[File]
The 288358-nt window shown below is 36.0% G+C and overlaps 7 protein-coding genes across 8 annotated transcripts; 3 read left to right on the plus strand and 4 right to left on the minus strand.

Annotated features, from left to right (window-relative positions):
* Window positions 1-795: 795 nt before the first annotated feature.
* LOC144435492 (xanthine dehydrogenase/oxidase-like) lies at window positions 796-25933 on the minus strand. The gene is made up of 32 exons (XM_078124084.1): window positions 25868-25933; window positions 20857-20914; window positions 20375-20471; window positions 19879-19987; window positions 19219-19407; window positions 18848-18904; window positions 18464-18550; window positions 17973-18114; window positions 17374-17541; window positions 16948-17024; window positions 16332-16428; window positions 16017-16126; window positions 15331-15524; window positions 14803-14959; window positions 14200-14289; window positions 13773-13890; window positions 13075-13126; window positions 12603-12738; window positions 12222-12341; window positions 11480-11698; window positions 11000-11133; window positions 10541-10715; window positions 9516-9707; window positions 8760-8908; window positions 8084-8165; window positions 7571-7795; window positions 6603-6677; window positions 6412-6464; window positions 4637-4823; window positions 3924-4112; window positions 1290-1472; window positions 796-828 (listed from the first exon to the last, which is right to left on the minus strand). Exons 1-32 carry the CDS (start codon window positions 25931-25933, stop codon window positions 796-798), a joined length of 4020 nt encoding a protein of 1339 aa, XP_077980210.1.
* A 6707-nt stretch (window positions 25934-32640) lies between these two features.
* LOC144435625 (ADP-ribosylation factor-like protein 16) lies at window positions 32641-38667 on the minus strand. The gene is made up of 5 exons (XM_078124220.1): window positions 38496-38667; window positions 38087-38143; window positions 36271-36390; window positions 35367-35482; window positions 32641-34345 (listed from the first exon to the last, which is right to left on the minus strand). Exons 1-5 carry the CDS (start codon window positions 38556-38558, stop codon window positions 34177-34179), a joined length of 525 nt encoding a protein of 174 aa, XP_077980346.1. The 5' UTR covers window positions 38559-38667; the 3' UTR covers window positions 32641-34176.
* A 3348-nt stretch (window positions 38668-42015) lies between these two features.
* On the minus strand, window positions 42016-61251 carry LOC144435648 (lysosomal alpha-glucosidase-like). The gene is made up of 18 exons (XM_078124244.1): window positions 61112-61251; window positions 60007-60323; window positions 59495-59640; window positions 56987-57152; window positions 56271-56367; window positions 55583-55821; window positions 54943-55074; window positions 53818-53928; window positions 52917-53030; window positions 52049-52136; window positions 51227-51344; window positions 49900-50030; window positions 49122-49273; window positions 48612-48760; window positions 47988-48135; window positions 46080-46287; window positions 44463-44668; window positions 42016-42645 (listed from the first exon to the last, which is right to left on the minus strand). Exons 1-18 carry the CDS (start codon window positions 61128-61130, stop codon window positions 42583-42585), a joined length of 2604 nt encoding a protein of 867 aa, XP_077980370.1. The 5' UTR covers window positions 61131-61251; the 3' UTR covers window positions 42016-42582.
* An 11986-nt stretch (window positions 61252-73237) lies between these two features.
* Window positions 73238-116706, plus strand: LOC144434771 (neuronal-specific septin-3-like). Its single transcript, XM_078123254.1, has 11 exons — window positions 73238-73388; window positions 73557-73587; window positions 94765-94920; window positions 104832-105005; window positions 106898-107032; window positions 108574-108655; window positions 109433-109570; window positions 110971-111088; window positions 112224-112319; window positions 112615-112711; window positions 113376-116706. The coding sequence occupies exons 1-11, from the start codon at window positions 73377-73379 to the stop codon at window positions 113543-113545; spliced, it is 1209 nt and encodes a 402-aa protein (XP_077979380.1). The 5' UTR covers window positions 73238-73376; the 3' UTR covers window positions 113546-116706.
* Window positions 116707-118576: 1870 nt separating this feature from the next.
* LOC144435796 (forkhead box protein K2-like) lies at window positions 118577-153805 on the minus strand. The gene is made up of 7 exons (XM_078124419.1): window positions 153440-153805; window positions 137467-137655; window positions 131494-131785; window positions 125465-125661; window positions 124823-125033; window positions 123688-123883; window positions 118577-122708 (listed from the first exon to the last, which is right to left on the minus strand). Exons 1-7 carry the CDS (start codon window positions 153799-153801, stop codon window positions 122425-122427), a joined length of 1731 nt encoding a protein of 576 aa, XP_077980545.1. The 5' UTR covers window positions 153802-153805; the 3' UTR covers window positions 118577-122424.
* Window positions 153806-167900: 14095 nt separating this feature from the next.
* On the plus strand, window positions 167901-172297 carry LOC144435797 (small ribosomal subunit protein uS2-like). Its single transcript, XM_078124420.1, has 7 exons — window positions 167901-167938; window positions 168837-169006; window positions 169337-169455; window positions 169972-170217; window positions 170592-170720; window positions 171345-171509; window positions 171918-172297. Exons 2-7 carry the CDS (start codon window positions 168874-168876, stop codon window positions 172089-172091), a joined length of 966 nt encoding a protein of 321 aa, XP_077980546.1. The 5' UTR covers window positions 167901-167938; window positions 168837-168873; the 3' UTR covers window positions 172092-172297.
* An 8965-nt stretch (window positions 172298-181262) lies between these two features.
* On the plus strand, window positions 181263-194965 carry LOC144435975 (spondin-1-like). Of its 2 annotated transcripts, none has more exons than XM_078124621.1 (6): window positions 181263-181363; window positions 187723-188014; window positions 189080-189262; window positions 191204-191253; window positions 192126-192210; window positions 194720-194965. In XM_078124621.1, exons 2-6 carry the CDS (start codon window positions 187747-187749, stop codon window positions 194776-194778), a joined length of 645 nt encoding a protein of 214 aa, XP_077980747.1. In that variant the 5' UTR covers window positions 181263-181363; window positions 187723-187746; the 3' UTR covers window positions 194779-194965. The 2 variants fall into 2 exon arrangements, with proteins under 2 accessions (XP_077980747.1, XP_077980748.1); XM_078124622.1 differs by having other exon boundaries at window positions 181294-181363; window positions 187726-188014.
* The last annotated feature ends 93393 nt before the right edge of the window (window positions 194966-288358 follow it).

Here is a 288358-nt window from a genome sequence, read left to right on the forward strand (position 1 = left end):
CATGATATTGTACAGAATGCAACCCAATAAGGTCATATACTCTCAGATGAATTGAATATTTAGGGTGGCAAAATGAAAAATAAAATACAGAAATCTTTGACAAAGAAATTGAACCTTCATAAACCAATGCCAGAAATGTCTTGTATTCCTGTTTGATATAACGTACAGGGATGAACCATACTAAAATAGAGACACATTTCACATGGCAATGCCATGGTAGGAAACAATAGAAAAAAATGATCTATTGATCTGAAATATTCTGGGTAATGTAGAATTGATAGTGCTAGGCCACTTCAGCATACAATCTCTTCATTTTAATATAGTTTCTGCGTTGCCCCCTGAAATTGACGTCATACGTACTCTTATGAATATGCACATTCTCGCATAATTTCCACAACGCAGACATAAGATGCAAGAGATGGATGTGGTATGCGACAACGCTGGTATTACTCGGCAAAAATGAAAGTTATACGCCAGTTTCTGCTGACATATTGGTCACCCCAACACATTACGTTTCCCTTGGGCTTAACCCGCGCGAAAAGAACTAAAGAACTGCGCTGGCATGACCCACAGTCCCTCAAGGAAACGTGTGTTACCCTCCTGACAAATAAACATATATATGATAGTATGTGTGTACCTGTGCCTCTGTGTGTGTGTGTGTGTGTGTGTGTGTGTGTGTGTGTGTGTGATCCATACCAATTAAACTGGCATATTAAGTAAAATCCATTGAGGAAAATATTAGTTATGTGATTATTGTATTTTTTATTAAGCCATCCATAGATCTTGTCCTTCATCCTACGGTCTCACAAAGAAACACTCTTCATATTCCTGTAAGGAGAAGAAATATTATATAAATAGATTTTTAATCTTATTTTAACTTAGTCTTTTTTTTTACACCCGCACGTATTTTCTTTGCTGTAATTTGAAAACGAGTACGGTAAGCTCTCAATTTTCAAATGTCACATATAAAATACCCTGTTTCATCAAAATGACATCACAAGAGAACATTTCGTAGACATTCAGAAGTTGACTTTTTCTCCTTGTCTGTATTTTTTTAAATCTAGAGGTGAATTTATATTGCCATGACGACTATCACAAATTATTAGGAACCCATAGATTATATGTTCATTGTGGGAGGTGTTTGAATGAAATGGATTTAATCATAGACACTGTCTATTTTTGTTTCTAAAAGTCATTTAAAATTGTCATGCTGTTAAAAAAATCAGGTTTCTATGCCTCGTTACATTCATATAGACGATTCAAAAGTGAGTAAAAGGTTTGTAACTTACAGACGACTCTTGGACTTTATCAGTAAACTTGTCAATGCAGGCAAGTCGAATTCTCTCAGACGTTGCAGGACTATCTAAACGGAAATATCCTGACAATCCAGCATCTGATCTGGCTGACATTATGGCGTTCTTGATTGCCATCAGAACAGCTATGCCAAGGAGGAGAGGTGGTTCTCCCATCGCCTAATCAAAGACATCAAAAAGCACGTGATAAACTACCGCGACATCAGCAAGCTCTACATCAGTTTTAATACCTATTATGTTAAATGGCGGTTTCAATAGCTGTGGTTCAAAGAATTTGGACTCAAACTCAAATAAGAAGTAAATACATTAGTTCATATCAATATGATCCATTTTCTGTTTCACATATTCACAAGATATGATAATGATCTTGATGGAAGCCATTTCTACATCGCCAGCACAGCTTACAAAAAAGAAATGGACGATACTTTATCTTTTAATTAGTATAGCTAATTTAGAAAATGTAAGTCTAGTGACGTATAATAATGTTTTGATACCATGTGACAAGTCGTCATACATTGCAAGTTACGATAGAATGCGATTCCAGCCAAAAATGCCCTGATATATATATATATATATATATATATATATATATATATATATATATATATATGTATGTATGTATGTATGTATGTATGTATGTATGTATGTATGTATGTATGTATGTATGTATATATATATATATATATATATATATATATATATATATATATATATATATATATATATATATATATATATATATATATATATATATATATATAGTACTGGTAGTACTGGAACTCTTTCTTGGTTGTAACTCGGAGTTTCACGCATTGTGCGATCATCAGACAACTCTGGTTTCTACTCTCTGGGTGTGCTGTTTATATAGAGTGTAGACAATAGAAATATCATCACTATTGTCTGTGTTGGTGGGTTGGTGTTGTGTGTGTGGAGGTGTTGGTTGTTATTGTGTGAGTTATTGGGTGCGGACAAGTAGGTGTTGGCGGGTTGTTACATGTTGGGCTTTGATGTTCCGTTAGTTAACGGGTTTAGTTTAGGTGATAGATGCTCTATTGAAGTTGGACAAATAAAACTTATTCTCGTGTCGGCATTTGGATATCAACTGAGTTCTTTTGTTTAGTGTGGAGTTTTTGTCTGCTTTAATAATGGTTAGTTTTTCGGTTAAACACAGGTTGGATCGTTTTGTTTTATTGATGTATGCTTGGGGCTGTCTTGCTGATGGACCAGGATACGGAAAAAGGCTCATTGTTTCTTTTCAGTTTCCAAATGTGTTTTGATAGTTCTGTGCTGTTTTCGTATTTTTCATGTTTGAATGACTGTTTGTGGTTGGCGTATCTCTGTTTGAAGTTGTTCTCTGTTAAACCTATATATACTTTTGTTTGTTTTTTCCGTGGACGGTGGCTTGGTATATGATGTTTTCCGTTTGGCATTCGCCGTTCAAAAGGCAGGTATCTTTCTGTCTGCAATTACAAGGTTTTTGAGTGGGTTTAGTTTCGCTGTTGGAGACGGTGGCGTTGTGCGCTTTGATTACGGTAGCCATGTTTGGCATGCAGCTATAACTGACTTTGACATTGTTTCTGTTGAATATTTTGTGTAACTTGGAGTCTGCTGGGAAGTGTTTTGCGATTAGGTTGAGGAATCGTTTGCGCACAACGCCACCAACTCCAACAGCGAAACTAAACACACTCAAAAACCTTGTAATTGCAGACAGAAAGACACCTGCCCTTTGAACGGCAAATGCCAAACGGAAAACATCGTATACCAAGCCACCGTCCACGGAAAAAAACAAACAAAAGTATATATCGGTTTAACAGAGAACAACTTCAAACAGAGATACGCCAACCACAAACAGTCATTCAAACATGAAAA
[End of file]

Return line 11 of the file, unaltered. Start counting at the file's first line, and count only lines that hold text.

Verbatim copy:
* Window positions 116707-118576: 1870 nt separating this feature from the next.